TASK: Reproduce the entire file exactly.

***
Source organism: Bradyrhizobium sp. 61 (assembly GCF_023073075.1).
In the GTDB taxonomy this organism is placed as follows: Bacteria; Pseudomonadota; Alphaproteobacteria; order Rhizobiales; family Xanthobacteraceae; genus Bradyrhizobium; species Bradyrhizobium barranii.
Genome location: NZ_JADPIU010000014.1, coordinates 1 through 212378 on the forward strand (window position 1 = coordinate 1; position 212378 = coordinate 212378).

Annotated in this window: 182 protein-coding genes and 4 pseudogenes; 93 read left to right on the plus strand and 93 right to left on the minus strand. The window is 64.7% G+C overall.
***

Source organism: Bradyrhizobium sp. 61 (assembly GCF_023073075.1).
In the GTDB taxonomy this organism is placed as follows: Bacteria; Pseudomonadota; Alphaproteobacteria; order Rhizobiales; family Xanthobacteraceae; genus Bradyrhizobium; species Bradyrhizobium barranii.
Genome location: NZ_JADPIU010000014.1, coordinates 1 through 212378 on the forward strand (window position 1 = coordinate 1; position 212378 = coordinate 212378).

Annotated in this window: 182 protein-coding genes and 4 pseudogenes; 93 read left to right on the plus strand and 93 right to left on the minus strand. The window is 64.7% G+C overall.